In this post, I will investigate the Return Statement in the SAS Data Step. Most SAS programmers know that it exists. However few really understand it. Today, I will dig into the documentation and clarify what the Return Statement does. Where does it send processing? Does other statements affect it? It turns out, it is not that hard, once you get the grasp of it.
In the examples in this post, I will use the simple demonstration data set below.
data have; input x y; datalines; 1 1 1 2 2 3 2 4 ;
The Implicit Return Statement
Let us start with the basics. Every data step has an implicit return statement at the bottom of the data step. This is what sends processing to the top of the data step and iterates over the next input observation. Most data steps also has an implicit Output Statement at the bottom of the data step. However, if an explicit output statement (or Remove or Replace Statements with Modify statement) is present, it does not. Take a look at the program below. It does exactly the same thing if you omit the explicit Output and Return Statements.
data want; set have; output; return; run;
Comparable to the Delete Statement?
The Return Statement Documentation says that the statement: “Stops executing statements at the current point in the DATA step and returns to a predetermined point in the step.”. If that was all there is to it, why not just use the Delete Statement? The reason is found further down in the documentation. Here, it is clear that if we use a Return Statement in a data step without an explicit Output Statement, an implicit Output Statement will output the current observation. Take a look at the code below. Given the knowledge from the documentation, how many observations are written to the return data set? 4 is correct because no explicit Output Statement is present.
data return; set have; if x = 2 then return; *output; run;
This is not the case with the Delete Statement. The Doc is pretty clear about it: “When DELETE executes, the current observation is not written to a data set, and SAS returns immediately to the beginning of the DATA step for the next iteration.”. Consequently, the data step below outputs only two observations.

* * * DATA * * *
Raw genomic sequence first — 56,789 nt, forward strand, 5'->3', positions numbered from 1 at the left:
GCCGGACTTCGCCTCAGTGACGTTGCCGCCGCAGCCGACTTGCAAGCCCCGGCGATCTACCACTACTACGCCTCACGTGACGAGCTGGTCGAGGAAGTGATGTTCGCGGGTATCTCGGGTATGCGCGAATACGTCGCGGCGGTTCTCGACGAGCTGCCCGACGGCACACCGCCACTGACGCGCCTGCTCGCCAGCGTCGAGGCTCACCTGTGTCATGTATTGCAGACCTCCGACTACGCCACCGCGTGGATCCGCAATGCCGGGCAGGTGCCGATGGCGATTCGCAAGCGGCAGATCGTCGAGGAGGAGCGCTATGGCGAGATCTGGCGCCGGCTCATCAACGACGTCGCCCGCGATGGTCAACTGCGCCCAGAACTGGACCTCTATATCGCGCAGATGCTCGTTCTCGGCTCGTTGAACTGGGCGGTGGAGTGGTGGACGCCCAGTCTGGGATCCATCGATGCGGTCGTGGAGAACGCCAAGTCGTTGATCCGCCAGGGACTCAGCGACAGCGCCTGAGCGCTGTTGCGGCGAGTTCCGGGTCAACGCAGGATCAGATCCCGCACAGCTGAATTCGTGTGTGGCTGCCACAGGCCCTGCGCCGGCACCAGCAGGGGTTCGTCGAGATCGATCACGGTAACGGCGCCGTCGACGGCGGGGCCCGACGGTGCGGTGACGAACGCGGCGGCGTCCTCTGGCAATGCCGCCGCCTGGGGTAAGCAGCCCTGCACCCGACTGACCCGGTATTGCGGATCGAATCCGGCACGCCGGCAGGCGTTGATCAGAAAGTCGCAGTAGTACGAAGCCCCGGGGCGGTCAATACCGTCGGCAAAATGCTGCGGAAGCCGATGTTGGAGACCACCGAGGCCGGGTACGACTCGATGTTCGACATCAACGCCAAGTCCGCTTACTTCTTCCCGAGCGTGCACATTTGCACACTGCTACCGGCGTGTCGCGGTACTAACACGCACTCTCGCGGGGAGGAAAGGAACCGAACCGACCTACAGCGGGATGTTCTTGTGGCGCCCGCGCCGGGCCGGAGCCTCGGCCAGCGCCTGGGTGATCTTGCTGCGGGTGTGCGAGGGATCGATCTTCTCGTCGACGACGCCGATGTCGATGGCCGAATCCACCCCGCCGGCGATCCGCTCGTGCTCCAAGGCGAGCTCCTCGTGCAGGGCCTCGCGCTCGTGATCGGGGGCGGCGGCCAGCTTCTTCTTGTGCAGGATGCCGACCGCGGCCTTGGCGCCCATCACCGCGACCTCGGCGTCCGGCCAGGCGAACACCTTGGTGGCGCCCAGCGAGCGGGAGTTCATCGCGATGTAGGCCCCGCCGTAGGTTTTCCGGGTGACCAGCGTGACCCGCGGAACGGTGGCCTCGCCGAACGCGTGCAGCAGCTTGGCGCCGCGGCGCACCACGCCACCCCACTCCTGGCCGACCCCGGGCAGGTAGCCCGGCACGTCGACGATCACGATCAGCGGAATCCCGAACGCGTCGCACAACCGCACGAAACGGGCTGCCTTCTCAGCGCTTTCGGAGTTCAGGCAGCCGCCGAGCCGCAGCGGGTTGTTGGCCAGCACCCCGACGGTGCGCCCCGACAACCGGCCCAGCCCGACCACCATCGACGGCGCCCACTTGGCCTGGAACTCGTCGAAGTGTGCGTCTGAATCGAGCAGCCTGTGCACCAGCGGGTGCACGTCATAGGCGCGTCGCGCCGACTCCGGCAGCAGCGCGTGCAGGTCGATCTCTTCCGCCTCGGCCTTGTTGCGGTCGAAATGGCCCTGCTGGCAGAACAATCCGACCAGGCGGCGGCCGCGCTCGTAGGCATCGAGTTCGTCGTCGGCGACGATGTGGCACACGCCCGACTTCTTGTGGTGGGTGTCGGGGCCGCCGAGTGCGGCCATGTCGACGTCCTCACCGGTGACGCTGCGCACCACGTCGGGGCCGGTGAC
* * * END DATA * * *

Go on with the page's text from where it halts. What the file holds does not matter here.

data delete; set have; if x = 2 then delete; run;
The Link and Go To Statements
There are two data step statements, that alter the behavior of the Return Statement. There are Link and Go To. First, let us consider the Link Statement. The documentation says this about the Return Statement: “The LINK statement tells SAS to jump immediately to the statement label that is indicated in the LINK statement and to continue executing statements from that point until a RETURN statement is executed. The RETURN statement sends program control to the statement immediately following the LINK statement.”.
Knowing this, how many observations does SAS output in the data step below? Remember, that the Return Statement does not send execution back to the top of the data step. 8 is the correct answer because SAS does sends processing the the statement which immediately follows the Link Statement. Thus outputs the observation once more.
data link; set have; link here; here : output; return; run;
Next, let us do the exact same thing with the Go To Statement. The Documentation on the Go To Statement says: “Directs program execution immediately to the statement label that is specified and, if followed by a RETURN statement, returns execution to the beginning of the DATA step.”. Now, consider the same example as above, but with the Go To Statement instead. How many observations are does the data step output? 4 is correct. Because SAS sends processing back to the top of the data step and reads the next input line. Thus, it outputs once for each observation read.
data goto; set have; goto here; here : output; return; run;
In this post, I provide an investigation of the Return Statement. We see that there is a difference between an implicit and explicit return statement. Also, we learn that other Statements such as Link and Go To affects the processing and behavior of the Return Statement. I recommend that you read the documentation thoroughly.
As a related posts, see When Does the SAS Data Step Set Variable to Missing?
You can download the entire code from this post here.